Mission Trips: are we really making an impact?


The 2019 school mission trip team.

Jenna Culpepper, Opinion Editor

On July 16, 2019, a group of 13 students and five faculty members took off for a six-day trip to the Dominican Republic. We landed exhausted but excited and hopeful for the days to come.

Every day during the trip, the team held Vacation Bible School at a church in the morning and a village in the afternoon.

The church was a small building with a concrete wall surrounding it that allowed us a place outside to play with the kids. As the week went on, that once dull concrete wall became increasingly full of vibrant chalk. It proudly displayed both made-up stories and the names of many kids and members of our team.

The village had a small, one-story building that was shining with year old green and blue paint that many of us recognized from the year before.

Behind the building was freshly laid concrete and a basketball hoop for the kids to play on. Tires were strewn across the concrete because they had been displaced by the kids when they jumped over them, rolled them around, and used them as race cars.

During the day, we performed a short skit about the armor of God in Spanish before breaking out into various activities.

Throughout the week, we learned little games from the kids, played Dominican checkers (yes, there is a difference from American checkers), and took in the priceless reactions of the kids as they raced back to the start of our make- shift human obstacle  course. They would jump over us, run underneath our legs, and sprint as fast as they could to finish first.

By the end of the trip, one question lingered in my mind: how much of an impact did our team actually make? How do you measure the impression made in someone’s heart? More so, how do you have a lasting effect in only a short amount of time to a group of kids who don’t speak the same language?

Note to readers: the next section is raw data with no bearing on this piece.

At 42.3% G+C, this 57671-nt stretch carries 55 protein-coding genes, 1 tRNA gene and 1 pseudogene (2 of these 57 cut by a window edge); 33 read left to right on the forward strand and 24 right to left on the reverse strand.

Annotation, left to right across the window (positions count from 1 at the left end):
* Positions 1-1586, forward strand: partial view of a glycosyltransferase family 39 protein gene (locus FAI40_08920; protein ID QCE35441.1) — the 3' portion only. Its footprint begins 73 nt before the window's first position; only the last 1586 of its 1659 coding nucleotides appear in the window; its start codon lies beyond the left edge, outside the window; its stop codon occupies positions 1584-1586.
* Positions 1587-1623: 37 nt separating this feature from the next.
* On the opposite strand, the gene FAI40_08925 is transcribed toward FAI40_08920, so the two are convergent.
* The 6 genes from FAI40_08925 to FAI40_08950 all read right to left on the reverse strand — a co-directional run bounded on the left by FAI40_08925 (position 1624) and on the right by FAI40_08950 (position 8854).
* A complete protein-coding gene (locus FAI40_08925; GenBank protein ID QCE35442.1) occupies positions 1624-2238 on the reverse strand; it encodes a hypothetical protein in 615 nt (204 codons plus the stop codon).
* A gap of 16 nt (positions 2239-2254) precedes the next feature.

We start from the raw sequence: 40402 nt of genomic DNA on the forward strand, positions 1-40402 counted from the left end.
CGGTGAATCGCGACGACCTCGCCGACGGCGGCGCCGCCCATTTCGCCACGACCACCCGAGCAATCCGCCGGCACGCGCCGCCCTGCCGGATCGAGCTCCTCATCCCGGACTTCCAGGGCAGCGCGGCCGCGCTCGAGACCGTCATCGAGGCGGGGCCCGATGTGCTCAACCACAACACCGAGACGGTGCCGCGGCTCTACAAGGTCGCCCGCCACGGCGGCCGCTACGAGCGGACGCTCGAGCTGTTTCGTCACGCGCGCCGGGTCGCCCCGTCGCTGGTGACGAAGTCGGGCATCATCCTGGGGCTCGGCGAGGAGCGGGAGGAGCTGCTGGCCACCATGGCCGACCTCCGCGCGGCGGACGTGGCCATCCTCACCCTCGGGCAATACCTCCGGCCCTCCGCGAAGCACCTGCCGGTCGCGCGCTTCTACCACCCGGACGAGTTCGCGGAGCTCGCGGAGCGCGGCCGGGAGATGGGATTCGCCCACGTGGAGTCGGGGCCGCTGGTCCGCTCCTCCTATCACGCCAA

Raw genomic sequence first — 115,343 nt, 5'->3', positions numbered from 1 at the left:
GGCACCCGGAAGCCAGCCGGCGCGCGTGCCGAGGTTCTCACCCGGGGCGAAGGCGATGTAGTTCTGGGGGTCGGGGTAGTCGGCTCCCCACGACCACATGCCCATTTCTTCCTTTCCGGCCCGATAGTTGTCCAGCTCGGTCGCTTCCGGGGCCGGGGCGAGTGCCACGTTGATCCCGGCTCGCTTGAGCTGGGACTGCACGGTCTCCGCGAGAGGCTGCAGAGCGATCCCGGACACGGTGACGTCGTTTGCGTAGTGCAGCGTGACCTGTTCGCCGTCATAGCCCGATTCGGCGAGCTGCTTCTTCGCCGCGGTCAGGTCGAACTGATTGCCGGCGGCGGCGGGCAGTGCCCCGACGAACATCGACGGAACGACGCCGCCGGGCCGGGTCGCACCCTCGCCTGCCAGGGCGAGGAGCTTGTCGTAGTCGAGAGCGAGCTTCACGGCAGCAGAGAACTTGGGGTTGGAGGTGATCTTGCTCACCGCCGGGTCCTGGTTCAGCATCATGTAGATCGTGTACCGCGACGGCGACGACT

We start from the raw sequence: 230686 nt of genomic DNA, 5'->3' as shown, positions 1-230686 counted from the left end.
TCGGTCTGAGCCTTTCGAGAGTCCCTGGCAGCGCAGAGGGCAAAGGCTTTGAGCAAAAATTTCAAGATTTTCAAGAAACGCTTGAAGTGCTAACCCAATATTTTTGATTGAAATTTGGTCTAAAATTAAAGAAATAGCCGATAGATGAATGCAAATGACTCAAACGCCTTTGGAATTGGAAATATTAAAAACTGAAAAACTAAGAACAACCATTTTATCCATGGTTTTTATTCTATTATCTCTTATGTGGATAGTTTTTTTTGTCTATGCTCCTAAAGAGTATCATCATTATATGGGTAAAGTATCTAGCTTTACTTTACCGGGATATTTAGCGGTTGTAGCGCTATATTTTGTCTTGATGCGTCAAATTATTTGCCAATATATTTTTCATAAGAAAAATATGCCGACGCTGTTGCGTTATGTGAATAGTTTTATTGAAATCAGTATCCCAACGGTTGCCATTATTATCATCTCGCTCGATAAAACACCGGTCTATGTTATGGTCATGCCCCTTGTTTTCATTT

Short term missions is a term used to describe when a person or a team goes somewhere for a short period of time and then leaves without any sort of long term network or support to help the community they served in. That kind of mission, especially with young children, is challenging. 

A team is sent to a church or community, they get to know the kids, they love on them, maybe they give them a few simple treats, and then they leave, possibly to never be seen again. Our team shared four short, but fulfilling, days with the children in the DR.

Yoelo and I on the 2019 school mission trip.

During the summer of 2018, on the first school mission trip, the team went to Experimental, the same village we returned to this year. I remember stepping off the bus this year and seeing Yoelo, a little boy I met the year before and had played with every day.

His face lit up as our eyes met and he smiled wide. I asked Yoelo if he remembered me from last year. He shyly nodded his head and smiled at me in response.

One day in the future Yoelo could remember. He could remember the people on our team and how we came and loved on him and his community because of Jesus. Or maybe he will remember one of the skits that we performed.

At the end of the day, he might not remember my face or even me at all, but I didn’t go there to be remembered by a smiley little boy. I went to make a real spiritual impact in the lives of the children I met.

If our team sowed the seeds of the gospel on good soil, then we did what we were called to do in Matthew 28 in “The Great Commission.” If we planted the seeds then one day those little seeds could grow into a fruitful crop that helps spread the gospel to new places and people.

The smiles from the kids, the joy they found in the simple things, and the fun they had when singing songs and dancing with us. The overall indescribable experience I had interacting with the kids throughout the week, that seems like an impact to me.